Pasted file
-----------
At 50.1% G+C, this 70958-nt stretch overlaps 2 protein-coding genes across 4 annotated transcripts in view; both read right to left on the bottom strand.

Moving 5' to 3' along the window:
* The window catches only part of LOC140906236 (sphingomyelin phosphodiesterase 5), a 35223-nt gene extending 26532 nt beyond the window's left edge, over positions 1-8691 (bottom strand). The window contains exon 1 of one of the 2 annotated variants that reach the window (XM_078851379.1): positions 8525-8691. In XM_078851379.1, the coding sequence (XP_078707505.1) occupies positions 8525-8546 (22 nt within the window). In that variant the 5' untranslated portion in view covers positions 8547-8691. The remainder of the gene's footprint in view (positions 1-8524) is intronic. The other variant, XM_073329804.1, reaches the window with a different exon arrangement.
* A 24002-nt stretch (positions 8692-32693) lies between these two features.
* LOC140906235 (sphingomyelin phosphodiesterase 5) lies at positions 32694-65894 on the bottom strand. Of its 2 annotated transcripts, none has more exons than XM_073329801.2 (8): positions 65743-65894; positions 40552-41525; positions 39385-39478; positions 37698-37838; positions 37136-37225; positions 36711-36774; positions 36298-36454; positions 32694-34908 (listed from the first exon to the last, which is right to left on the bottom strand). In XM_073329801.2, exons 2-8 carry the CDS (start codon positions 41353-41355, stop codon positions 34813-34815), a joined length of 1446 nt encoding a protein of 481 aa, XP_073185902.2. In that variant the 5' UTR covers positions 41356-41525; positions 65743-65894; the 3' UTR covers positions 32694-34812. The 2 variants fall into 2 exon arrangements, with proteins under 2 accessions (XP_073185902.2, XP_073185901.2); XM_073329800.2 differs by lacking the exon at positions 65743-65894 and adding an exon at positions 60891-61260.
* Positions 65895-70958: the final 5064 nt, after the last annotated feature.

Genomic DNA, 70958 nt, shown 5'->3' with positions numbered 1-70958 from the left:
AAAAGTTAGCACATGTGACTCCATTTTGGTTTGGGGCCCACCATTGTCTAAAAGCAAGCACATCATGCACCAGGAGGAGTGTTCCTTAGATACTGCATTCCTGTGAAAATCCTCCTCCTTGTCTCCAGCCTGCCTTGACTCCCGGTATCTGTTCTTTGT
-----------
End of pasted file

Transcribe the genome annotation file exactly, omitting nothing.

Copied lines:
At 50.1% G+C, this 70958-nt stretch overlaps 2 protein-coding genes across 4 annotated transcripts in view; both read right to left on the bottom strand.

Moving 5' to 3' along the window:
* The window catches only part of LOC140906236 (sphingomyelin phosphodiesterase 5), a 35223-nt gene extending 26532 nt beyond the window's left edge, over positions 1-8691 (bottom strand). The window contains exon 1 of one of the 2 annotated variants that reach the window (XM_078851379.1): positions 8525-8691. In XM_078851379.1, the coding sequence (XP_078707505.1) occupies positions 8525-8546 (22 nt within the window). In that variant the 5' untranslated portion in view covers positions 8547-8691. The remainder of the gene's footprint in view (positions 1-8524) is intronic. The other variant, XM_073329804.1, reaches the window with a different exon arrangement.
* A 24002-nt stretch (positions 8692-32693) lies between these two features.
* LOC140906235 (sphingomyelin phosphodiesterase 5) lies at positions 32694-65894 on the bottom strand. Of its 2 annotated transcripts, none has more exons than XM_073329801.2 (8): positions 65743-65894; positions 40552-41525; positions 39385-39478; positions 37698-37838; positions 37136-37225; positions 36711-36774; positions 36298-36454; positions 32694-34908 (listed from the first exon to the last, which is right to left on the bottom strand). In XM_073329801.2, exons 2-8 carry the CDS (start codon positions 41353-41355, stop codon positions 34813-34815), a joined length of 1446 nt encoding a protein of 481 aa, XP_073185902.2. In that variant the 5' UTR covers positions 41356-41525; positions 65743-65894; the 3' UTR covers positions 32694-34812. The 2 variants fall into 2 exon arrangements, with proteins under 2 accessions (XP_073185902.2, XP_073185901.2); XM_073329800.2 differs by lacking the exon at positions 65743-65894 and adding an exon at positions 60891-61260.
* Positions 65895-70958: the final 5064 nt, after the last annotated feature.

Genomic DNA, 70958 nt, shown 5'->3' with positions numbered 1-70958 from the left:
AAAAGTTAGCACATGTGACTCCATTTTGGTTTGGGGCCCACCATTGTCTAAAAGCAAGCACATCATGCACCAGGAGGAGTGTTCCTTAGATACTGCATTCCTGTGAAAATCCTCCTCCTTGTCTCCAGCCTGCCTTGACTCCCGGTATCTGTTCTTTGT